Are you noticing a trend here? Mountain West markets like Boise, Denver, and Salt Lake City are tremendously unaffordable. It's no mistake that the Housing Crash is starting here.
But Salt Lake City ramps up the lack of affordability to another level. The cost to buy is nearly DOUBLE the cost to rent (98% higher, to be exact). Meaning that a homebuyer in SLC will need to spend $1,700/mo. more if they want to take the plunge into ownership.
So Renting is cheaper. A lot cheaper. Which is one of the reasons why inventory in Salt Lake City, and Utah more broadly (Provo/Ogden would have also made this list), has tripled in the last year.
4. Austin, TX
Do you remember, like 9 months ago, when people still thought Austin's Housing Market was legit? Well those days have passed. Austin is in a full scale crash right now. Redfin say prices have already declined by -15% (Zillow's estimates are more conservative around -8%).
But more declines are coming. Because the Buy v Rent dynamic in Austin is still completely out of whack. Due to high prices, to go along with high property taxes, the average Austin home buyer will need to shell out $3,800/mo. to buy in early 2023.
That's more than double the cost to rent, which is at $1,869/mo. (and declining). I think prices still need to go down another 20-25% before buyers start coming back.
3. Los Angeles / San Diego, CA
People are going to get mad that I lumped Los Angeles and San Diego together. But for the interest of keeping this list to 10 I had to. And ultimately, the data on these Housing Markets looks remarkably similar.
In Los Angeles the cost to buy the typical home is a difficult to fathom $5,300/mo. (that's $64,000/yr. folks). Meanwhile, the cost to rent is $2,917/mo. Meaning that if someone wants to transition from renting to owning in LA they will need to expand their budget by a massive +$2,400/mo. Ouch.
San Diego looks pretty similar. Cost to Buy is $5,200. Cost to rent is $3,000. +2,218 differential. Make no mistake - California's Housing Crash is just in its beginning stages. Especially in SoCal.
2. Seattle, WA
Seattle is a scary Housing Market. Even though prices have gone down by 10% in the last 6 months, the market is still way overvalued.
How overvalued? Well, the cost to buy is an astronomical 113% higher than the cost to rent ($4,623 v $2,166). Indicating that we'll need to see affordability improve by massive amounts before buyers comeback to Seattle.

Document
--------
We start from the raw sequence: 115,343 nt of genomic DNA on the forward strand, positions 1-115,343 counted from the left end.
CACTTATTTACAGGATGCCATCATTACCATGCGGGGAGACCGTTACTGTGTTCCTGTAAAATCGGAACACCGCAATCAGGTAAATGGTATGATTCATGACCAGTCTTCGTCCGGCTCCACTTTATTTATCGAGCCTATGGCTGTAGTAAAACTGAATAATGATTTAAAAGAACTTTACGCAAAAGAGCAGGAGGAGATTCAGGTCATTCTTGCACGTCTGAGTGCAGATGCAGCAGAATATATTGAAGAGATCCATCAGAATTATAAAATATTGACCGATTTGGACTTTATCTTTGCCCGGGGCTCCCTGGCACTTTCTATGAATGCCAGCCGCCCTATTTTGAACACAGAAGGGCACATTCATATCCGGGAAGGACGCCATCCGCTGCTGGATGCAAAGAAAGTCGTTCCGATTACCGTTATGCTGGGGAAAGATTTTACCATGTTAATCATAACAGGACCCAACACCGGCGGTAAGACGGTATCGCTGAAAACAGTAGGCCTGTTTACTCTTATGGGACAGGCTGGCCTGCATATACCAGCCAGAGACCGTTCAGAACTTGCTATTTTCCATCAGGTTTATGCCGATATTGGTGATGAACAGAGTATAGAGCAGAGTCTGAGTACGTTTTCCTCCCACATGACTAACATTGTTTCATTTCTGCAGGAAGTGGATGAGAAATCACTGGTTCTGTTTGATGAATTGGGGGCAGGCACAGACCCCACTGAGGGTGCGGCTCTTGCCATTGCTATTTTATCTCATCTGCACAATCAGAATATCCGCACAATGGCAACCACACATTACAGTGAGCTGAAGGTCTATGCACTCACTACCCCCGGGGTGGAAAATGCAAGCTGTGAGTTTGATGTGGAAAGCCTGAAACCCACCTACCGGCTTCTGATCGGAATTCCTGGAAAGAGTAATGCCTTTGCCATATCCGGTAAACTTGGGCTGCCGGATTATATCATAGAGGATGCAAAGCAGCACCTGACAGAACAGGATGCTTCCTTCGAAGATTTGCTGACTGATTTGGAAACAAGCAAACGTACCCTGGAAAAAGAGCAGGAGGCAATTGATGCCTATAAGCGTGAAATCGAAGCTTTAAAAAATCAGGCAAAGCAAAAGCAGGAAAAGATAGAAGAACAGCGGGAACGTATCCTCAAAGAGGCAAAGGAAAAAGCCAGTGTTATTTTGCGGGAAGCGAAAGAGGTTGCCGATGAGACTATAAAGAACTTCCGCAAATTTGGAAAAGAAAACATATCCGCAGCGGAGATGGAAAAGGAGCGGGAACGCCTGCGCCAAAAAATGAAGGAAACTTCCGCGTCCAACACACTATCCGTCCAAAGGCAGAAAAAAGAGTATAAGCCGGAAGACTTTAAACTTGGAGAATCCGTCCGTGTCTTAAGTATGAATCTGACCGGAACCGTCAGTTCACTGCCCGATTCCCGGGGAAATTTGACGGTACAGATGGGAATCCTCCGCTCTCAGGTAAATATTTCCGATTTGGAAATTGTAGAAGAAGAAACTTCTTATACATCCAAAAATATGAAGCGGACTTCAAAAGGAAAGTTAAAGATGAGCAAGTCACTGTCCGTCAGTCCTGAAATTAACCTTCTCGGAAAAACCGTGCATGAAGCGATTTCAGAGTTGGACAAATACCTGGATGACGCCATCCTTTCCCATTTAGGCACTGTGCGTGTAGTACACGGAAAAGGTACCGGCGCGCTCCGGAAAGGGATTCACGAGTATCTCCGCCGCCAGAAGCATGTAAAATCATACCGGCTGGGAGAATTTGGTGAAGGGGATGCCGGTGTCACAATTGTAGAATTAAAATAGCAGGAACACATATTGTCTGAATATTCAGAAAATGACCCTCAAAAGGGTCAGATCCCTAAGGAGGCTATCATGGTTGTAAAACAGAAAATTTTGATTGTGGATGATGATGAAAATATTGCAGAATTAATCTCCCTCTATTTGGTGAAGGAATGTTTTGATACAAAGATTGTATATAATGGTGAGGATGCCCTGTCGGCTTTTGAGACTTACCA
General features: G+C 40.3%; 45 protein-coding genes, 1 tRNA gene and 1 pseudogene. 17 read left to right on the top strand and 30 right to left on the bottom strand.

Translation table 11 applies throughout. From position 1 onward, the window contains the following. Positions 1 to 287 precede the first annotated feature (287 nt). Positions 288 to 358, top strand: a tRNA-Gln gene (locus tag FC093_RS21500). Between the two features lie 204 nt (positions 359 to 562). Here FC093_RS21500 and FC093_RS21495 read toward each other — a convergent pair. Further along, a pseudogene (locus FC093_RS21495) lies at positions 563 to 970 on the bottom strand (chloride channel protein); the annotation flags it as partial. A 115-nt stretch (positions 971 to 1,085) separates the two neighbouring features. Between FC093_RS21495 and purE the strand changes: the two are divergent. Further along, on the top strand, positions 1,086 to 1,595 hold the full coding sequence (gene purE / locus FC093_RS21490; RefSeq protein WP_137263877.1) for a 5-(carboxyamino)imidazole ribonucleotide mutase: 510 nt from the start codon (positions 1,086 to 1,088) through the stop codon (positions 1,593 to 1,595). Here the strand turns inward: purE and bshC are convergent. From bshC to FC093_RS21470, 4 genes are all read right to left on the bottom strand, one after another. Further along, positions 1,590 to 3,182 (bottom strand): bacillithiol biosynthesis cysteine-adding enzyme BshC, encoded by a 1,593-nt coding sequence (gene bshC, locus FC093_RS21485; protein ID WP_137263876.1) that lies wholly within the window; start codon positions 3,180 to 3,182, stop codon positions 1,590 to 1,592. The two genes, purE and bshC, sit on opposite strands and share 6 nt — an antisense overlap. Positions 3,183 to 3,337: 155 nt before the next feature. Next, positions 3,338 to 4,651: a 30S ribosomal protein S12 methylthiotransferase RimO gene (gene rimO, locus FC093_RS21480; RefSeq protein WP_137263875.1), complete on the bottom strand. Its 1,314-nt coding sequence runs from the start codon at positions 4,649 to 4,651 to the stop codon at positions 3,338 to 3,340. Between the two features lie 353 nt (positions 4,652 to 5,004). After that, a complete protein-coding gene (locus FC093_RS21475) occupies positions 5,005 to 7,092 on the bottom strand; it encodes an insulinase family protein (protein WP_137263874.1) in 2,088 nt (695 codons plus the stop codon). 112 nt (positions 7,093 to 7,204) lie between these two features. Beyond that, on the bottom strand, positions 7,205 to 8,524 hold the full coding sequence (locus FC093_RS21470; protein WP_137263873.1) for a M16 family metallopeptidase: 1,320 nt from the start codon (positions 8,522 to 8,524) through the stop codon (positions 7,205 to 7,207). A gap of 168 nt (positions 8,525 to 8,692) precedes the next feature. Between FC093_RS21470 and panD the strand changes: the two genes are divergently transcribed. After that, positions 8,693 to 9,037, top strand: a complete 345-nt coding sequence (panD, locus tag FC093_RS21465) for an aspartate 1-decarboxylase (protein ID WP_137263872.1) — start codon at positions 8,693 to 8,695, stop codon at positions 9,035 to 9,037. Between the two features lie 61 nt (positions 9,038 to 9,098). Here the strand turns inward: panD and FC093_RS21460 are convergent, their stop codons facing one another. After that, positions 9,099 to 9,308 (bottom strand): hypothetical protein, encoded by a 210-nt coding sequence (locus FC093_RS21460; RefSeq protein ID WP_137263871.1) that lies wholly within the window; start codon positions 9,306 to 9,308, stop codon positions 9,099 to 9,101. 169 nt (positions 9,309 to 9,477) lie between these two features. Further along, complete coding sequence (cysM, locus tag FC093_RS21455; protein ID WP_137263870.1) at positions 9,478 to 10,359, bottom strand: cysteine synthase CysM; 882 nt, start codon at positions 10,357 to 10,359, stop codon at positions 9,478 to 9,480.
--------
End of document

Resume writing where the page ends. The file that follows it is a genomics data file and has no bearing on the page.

I'm projecting that prices decline by 30% in Seattle when all is said and done. That's what's needed to get back to "baseline". Of course - a Housing Crash and Recession could cause price declines to go below baseline.
Add on economic exposure to a declining tech industry along with lots of home building and Seattle is a market I would not touch with a 10-foot pole in 2023.
1. San Jose / San Francisco, CA
And here we arrive at #1. Looking at the metrics for the Bay Area make the rest of this list seem like child's play.
For instance: in San Jose the cost to buy, and I swear I'm not making this up, is nearly $9,000/mo. when you factor in Mortgage, Taxes, and Insurance. That's over $100,000 per year.
Meanwhile, the cost to rent is a much more manageable $3,200/month. Meaning that renting is $5,700 cheaper than owning.
Couple this insane lack of affordability with a crashing local economy due to tech layoffs and San Jose/San Francisco look poised to see home prices decline for a long time.
A couple notes here before signing off:
1) The Ownership Cost calculation assumes someone buys the typical home in a metro with a 13% downpayment (the US average). The most recent month's Mortgage Rate I'm using is 6.2%.
2) The Renter Cost is based on Zillow's typical rent index for each Metro. Note that this rent factors in the entire rental mix of the metro. So it includes both apartments and houses. However, since the apartment stock comprises a higher share of total rental units, the Zillow rent index is more representative of the rent you'd pay for an apartment.
3) My Channel Members on YouTube have already been looking at this data for the last several weeks. If you want access to it for your metro, and on a recurring basis each month as prices decline and the ratios change, sign-up on YouTube as a Channel Member. Here's the sign-up link. I release updates and provide links to the graphs once per month.
LASTLY: I want to hear your feedback.
-Will you be considering the Cost of Buying v Renting when making your purchase decision in 2023?
-Do these numbers align with what you're seeing in your city?